Morbidity and Mortality of Locally Advanced Prostate Cancer: A Population-Based Analysis Comparing Radical Prostatectomy Versus External Beam Radiation
The management of locally advanced prostate cancer (PCa) remains controversial. We sought to compare the effect of primary external beam radiation therapy (EBRT) vs. radical prostatectomy (RP) for locally advanced PCa.
Clinical Outcomes and Testosterone Levels Following Continuous Androgen Deprivation in Patients with Relapsing or Locally Advanced Prostate Cancer: A Post Hoc Analysis of the ICELAND Study
Lower serum testosterone levels correlate with improved cause-specific survival and longer time to progression in the first year of continuous androgen deprivation in men with prostate cancer. ICELAND was a large, European study demonstrating the efficacy of leuprorelin (Eligard®) during continuous androgen deprivation. This post hoc analysis investigated serum testosterone levels within the first year of continuous androgen deprivation for survival and time to progression.
To describe a novel technique of robotic inguinal lymphadenectomy with near infrared fluorescence imaging (NIRF) using indocyanine green (ICG) to facilitate lymph node identification during robotic groin dissection for penile cancer.
Natural Orifice Transluminal Endoscopic Partial Prostatectomy: a Real Time Image Guided Focal Extirpative Feasibility Study
To assess the feasibility of focal endoscopic excision of PCa under guidance of real time magnetic resonance imaging/ultrasound fusion (MUF).
Benign Large Cell Calcifying Sertoli Tumor of the Testis in a 13 Year Old Male Treated with Partial Orchiectomy
Large cell calcifying Sertoli cell tumors of the testis (LCCSCT) is an exceptionally rare lesion, found sparsely in any medical literature. There is a correlation between this entity and Peutz−Jeghers syndrome and Carney's complex (40% of tumors). The remaining 60% of tumors are sporadic.A 13 year old male underwent a left partial orchiectomy. Intra-op frozen section was used. Pathology revealed a benign large cell calcifying sertoli cell tumor with negative margins. To our knowledge there is not a case in the literature of a LCCSCT being treated with partial orchiectomy in a pubertal male with a normal contralateral testis.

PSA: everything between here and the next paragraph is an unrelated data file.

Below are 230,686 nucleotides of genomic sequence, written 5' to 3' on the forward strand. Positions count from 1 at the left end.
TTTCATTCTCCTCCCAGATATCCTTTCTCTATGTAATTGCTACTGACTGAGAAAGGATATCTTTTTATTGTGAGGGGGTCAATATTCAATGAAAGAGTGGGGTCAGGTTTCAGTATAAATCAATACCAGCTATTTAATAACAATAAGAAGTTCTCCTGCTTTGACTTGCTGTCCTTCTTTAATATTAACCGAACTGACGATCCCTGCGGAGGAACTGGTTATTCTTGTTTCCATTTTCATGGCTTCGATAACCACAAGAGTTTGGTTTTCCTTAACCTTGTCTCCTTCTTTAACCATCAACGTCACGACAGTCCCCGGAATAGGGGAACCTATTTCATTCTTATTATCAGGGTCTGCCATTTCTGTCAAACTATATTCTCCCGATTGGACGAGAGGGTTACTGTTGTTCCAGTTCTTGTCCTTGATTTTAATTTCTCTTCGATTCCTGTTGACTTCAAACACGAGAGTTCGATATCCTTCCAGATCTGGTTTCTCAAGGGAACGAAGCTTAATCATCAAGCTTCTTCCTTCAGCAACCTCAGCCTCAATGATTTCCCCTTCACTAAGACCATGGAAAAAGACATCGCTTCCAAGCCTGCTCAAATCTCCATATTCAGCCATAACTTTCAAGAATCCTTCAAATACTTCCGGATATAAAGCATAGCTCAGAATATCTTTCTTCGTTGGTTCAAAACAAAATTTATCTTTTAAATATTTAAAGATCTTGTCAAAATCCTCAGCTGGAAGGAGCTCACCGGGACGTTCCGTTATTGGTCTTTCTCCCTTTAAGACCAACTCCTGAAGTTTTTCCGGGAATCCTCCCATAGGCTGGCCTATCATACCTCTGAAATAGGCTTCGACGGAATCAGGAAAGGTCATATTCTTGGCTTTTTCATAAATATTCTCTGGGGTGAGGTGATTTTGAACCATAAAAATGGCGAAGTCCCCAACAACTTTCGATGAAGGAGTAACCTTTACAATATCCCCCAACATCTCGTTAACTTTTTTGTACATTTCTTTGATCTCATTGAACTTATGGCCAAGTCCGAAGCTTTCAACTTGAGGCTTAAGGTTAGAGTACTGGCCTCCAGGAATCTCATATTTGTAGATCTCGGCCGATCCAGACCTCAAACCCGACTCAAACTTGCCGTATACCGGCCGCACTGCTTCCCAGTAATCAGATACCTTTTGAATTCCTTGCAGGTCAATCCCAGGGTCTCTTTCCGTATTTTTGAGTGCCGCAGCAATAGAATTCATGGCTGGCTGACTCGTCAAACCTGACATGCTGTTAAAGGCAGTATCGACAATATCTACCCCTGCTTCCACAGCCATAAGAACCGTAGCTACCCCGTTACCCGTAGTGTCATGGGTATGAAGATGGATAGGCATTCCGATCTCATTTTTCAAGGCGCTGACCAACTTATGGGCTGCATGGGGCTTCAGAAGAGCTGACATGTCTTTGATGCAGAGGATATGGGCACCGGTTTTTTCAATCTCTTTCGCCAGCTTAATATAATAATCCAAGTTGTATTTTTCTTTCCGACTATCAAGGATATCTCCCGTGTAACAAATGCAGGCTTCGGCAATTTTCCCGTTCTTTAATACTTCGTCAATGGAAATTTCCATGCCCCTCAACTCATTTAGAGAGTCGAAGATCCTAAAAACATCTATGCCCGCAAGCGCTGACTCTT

Tumor-to-tumor metastasis (TTM) is a rare phenomenon where a focus of distinct metastatic disease is discovered with a second primary tumor. While renal cell carcinoma is the most frequent recipient of metastatic tumor cells, oncocytomas have also previously been described. We present the case of a patient with incidentally detected mammary adenocarcinoma within an oncocytoma 16 years following primary treatment. The mass was treated with partial nephrectomy, with the surgical pathology specimen showing clear delineation of the pleomorphic lobular carcinoma and oncocytoma cells.
Effect of Prior Focal Therapy on Perioperative, Oncologic and Functional Outcomes of Salvage Robotic Assisted Radical Prostatectomy
To assess the impact of focal therapy (FT) on perioperative, oncologic, and functional outcomes in men who underwent salvage robotic-assisted radical prostatectomy(S-RARP) compared to primary RARP (P-RARP).